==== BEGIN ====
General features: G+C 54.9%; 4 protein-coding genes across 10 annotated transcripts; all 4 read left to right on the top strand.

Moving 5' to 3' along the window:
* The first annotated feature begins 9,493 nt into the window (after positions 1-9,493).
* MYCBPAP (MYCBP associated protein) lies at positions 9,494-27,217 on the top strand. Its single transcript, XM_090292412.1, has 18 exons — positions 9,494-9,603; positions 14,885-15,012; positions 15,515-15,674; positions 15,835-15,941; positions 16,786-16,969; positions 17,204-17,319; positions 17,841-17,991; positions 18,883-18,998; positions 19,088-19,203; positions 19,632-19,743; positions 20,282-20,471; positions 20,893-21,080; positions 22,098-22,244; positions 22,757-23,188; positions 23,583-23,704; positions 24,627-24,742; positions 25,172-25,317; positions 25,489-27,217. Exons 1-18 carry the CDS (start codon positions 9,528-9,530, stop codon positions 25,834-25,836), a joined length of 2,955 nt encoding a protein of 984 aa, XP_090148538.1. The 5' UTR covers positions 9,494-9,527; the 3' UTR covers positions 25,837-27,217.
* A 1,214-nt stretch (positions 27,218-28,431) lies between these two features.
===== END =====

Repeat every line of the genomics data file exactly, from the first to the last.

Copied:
General features: G+C 54.9%; 4 protein-coding genes across 10 annotated transcripts; all 4 read left to right on the top strand.

Moving 5' to 3' along the window:
* The first annotated feature begins 9,493 nt into the window (after positions 1-9,493).
* MYCBPAP (MYCBP associated protein) lies at positions 9,494-27,217 on the top strand. Its single transcript, XM_090292412.1, has 18 exons — positions 9,494-9,603; positions 14,885-15,012; positions 15,515-15,674; positions 15,835-15,941; positions 16,786-16,969; positions 17,204-17,319; positions 17,841-17,991; positions 18,883-18,998; positions 19,088-19,203; positions 19,632-19,743; positions 20,282-20,471; positions 20,893-21,080; positions 22,098-22,244; positions 22,757-23,188; positions 23,583-23,704; positions 24,627-24,742; positions 25,172-25,317; positions 25,489-27,217. Exons 1-18 carry the CDS (start codon positions 9,528-9,530, stop codon positions 25,834-25,836), a joined length of 2,955 nt encoding a protein of 984 aa, XP_090148538.1. The 5' UTR covers positions 9,494-9,527; the 3' UTR covers positions 25,837-27,217.
* A 1,214-nt stretch (positions 27,218-28,431) lies between these two features.